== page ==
The Corner

Replacing Obamacare: What to Do About Medicaid?

After the election, congressional Republicans quickly came up with a strategy on Obamacare: They would pass a bill early in 2017 to repeal the law’s tax-and-spending provisions but not its regulations, have this partial repeal take effect in a few years, and use the time in between to figure out what to replace it with. In a recent article for the magazine, I argued against this strategy and in favor of an alternative one. NRO is running that article today. In my view, Obamacare’s regulations are its heart and Republicans’ first move should target them.

Ed Kilgore very reasonably points out that the article does not discuss how Republicans should handle the law’s Medicaid expansion, which is responsible for most of the increased coverage the law has achieved. This report lays out a series of options for reforming the program (on pages 27 to 36); my preference among the options is to go as far as the political system will tolerate in moving the non-disabled, non-elderly portion of the Medicaid population into the individual market.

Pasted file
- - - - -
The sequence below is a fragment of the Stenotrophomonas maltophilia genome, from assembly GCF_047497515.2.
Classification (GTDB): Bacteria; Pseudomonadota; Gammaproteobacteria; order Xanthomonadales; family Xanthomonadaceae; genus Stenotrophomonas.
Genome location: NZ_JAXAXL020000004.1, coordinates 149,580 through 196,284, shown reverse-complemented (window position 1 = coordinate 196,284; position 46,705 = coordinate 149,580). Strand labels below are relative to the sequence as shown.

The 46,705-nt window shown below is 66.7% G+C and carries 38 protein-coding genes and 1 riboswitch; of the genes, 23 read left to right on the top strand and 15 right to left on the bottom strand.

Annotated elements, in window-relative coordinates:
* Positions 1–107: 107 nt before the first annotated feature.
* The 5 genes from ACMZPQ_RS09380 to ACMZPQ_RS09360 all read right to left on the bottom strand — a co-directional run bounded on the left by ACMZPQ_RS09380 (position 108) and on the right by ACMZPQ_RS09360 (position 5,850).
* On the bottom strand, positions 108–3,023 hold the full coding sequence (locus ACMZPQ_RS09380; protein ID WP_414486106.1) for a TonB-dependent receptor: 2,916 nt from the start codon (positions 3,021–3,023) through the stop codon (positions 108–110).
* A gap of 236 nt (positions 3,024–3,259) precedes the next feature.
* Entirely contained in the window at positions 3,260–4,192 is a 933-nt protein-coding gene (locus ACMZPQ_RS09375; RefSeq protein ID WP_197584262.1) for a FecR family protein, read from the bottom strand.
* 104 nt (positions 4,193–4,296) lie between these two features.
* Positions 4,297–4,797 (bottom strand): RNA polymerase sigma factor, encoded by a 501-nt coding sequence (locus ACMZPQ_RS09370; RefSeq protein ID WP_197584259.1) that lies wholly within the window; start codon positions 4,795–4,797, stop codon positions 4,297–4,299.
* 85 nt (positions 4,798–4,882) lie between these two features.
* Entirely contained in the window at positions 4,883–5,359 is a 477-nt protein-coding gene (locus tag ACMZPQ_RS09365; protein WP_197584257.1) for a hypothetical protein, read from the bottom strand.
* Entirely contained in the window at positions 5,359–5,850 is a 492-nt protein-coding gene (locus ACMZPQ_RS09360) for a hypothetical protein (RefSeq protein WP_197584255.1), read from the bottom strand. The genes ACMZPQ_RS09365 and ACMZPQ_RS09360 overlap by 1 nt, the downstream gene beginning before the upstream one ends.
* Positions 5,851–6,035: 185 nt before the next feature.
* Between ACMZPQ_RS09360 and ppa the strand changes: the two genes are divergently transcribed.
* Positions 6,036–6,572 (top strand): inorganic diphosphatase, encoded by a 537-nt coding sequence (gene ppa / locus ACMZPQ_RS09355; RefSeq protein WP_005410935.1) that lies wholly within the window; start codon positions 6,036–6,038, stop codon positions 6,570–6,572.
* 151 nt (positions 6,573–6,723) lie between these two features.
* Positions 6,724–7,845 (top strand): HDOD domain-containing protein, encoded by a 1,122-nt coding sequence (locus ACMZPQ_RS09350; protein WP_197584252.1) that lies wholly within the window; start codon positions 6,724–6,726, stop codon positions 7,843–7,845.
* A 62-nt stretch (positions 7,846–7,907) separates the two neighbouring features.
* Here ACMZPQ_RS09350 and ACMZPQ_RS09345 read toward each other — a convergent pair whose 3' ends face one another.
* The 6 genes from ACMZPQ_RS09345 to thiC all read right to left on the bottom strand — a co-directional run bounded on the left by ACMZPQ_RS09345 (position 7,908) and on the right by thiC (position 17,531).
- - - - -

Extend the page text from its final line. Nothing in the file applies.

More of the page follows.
Some states have taken up Obamacare’s invitation to expand eligibility for Medicaid, and some states have not. Here I think the right path is to find an eligibility level in between the ones these two sets of states have established, and gradually move to that new compromise level.

Ramesh Ponnuru is a senior editor for National Review, a columnist for Bloomberg Opinion, a visiting fellow at the American Enterprise Institute, and a senior fellow at the National Review Institute.